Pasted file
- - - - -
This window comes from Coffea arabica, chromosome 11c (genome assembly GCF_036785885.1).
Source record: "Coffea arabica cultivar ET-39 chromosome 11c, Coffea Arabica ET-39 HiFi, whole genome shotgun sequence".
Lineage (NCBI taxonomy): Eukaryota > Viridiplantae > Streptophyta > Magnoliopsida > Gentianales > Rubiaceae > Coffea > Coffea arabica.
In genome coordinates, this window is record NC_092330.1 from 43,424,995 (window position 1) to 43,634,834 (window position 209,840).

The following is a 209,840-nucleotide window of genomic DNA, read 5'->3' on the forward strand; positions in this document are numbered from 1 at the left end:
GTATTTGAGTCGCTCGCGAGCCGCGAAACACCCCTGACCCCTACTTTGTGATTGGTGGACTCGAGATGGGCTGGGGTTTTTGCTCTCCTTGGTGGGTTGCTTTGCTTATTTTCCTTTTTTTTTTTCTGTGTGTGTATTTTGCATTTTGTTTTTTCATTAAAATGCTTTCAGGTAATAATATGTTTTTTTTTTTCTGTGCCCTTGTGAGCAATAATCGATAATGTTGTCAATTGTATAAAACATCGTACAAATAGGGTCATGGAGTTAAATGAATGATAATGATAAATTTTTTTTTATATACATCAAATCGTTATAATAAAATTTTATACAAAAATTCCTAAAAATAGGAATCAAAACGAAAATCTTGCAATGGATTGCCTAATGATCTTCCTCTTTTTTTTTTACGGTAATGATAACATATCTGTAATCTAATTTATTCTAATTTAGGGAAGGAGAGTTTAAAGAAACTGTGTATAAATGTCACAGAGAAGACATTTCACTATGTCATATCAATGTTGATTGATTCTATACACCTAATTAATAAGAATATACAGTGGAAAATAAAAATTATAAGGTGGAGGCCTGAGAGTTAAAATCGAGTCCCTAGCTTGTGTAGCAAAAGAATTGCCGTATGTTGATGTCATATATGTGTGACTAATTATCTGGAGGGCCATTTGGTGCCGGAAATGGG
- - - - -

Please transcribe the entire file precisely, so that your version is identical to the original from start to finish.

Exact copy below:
This window comes from Coffea arabica, chromosome 11c (genome assembly GCF_036785885.1).
Source record: "Coffea arabica cultivar ET-39 chromosome 11c, Coffea Arabica ET-39 HiFi, whole genome shotgun sequence".
Lineage (NCBI taxonomy): Eukaryota > Viridiplantae > Streptophyta > Magnoliopsida > Gentianales > Rubiaceae > Coffea > Coffea arabica.
In genome coordinates, this window is record NC_092330.1 from 43,424,995 (window position 1) to 43,634,834 (window position 209,840).

The following is a 209,840-nucleotide window of genomic DNA, read 5'->3' on the forward strand; positions in this document are numbered from 1 at the left end:
GTATTTGAGTCGCTCGCGAGCCGCGAAACACCCCTGACCCCTACTTTGTGATTGGTGGACTCGAGATGGGCTGGGGTTTTTGCTCTCCTTGGTGGGTTGCTTTGCTTATTTTCCTTTTTTTTTTTCTGTGTGTGTATTTTGCATTTTGTTTTTTCATTAAAATGCTTTCAGGTAATAATATGTTTTTTTTTTTCTGTGCCCTTGTGAGCAATAATCGATAATGTTGTCAATTGTATAAAACATCGTACAAATAGGGTCATGGAGTTAAATGAATGATAATGATAAATTTTTTTTTATATACATCAAATCGTTATAATAAAATTTTATACAAAAATTCCTAAAAATAGGAATCAAAACGAAAATCTTGCAATGGATTGCCTAATGATCTTCCTCTTTTTTTTTTACGGTAATGATAACATATCTGTAATCTAATTTATTCTAATTTAGGGAAGGAGAGTTTAAAGAAACTGTGTATAAATGTCACAGAGAAGACATTTCACTATGTCATATCAATGTTGATTGATTCTATACACCTAATTAATAAGAATATACAGTGGAAAATAAAAATTATAAGGTGGAGGCCTGAGAGTTAAAATCGAGTCCCTAGCTTGTGTAGCAAAAGAATTGCCGTATGTTGATGTCATATATGTGTGACTAATTATCTGGAGGGCCATTTGGTGCCGGAAATGGG